“The REF impact case studies should be seen as more than the product of an administrative exercise. They document the breadth of UK research across the sector and showcase its public value.”
The case studies present real-life tangible examples of the value of the research that UK universities are undertaking every day.
The public benefits are clear. They range from research which has led to safer and shorter treatment for thyroid cancer, to improving the sound and vibration of cars when idle in city traffic.
The case studies were collected for assessment purposes and they were clearly drafted with this in mind.
Universities have showcased their work in different and unsystematic ways. This can make extended analysis challenging, but a wide range of users are still exploiting their value.
Research administrators, and others involved in REF submissions, are exploring the types of impact and narrative style submitted by peer institutions, gathering data to inform a future assessment of impact.
The elements of good practice in the studies also mean that universities can use them to advance the impact of future research.
Naturally enough we also hear murmurs of frustration. Why, for example, does the database not link directly to the REF scores for individual case studies in order to identify and scrutinise 4* case studies?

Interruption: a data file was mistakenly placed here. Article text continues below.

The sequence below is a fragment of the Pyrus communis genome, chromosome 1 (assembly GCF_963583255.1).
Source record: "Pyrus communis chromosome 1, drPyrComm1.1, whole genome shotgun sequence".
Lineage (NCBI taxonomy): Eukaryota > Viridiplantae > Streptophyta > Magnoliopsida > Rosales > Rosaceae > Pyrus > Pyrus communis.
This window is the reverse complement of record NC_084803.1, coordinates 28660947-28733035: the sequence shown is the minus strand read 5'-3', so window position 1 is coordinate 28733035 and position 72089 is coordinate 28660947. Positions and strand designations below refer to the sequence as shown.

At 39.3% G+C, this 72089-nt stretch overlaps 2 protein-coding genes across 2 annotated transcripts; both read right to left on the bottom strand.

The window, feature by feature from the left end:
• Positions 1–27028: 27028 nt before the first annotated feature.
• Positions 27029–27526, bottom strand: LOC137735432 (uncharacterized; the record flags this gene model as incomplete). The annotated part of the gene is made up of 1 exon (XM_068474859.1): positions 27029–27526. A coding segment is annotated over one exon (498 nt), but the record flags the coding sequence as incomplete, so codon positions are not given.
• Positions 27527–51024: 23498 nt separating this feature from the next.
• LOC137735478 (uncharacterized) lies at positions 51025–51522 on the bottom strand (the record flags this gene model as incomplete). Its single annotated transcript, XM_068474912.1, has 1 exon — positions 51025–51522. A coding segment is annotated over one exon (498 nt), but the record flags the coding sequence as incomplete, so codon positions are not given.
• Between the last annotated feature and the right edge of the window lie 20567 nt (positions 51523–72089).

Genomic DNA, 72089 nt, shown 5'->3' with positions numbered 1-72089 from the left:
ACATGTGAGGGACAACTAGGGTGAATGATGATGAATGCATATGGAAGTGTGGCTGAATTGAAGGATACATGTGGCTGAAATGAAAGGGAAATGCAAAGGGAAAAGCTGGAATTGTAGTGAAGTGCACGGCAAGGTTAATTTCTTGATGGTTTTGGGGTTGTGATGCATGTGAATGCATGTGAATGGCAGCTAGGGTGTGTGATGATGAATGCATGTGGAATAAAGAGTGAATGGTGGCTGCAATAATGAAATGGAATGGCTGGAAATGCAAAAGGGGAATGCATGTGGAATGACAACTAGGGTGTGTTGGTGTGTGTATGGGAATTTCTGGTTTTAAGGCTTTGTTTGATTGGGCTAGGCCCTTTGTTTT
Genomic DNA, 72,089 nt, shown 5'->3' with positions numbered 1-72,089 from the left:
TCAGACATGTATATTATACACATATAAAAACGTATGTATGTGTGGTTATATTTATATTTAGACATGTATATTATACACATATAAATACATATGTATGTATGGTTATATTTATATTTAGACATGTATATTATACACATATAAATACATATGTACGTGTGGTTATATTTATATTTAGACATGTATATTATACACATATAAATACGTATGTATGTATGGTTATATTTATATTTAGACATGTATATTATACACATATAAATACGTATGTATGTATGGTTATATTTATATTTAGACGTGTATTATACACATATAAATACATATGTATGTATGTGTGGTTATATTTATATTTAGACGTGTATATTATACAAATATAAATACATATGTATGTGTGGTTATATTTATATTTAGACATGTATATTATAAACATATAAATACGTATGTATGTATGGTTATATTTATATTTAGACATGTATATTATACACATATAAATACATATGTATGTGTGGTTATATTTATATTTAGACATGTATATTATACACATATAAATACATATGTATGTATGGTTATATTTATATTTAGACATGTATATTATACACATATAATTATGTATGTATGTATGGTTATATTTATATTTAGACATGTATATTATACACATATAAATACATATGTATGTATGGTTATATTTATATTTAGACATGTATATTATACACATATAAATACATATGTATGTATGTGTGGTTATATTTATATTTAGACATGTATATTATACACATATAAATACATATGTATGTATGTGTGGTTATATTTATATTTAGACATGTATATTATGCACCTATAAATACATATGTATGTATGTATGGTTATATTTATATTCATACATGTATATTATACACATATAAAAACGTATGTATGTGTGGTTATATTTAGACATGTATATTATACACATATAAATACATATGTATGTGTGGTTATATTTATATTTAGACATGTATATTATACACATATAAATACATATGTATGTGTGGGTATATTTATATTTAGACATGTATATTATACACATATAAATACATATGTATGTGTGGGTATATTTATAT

The immediate answer is that we wanted to reduce incorrect scoring assumptions. The deeper point is that the database is more than a way of evaluating the REF. It is a rich repository of information about the extent and value of public research.
And this opens up a broader issue: should the impact agenda go beyond the criteria for assessment in the REF?
The studies represent just a selection of the impact that higher education research is having. Even so, they provide a useful starting point to tap into the value that such research has for the wider world.
This is borne out in the extent of interest in the studies and how they have been used.
We have launched a survey alongside the database to gather further information on its use. From it, we can see that where some users are looking to inform the development of their own impact data gathering, others are clearly interested to see the types of research impact documented.
It has also shown extensive international interest in the impact case studies among overseas universities.
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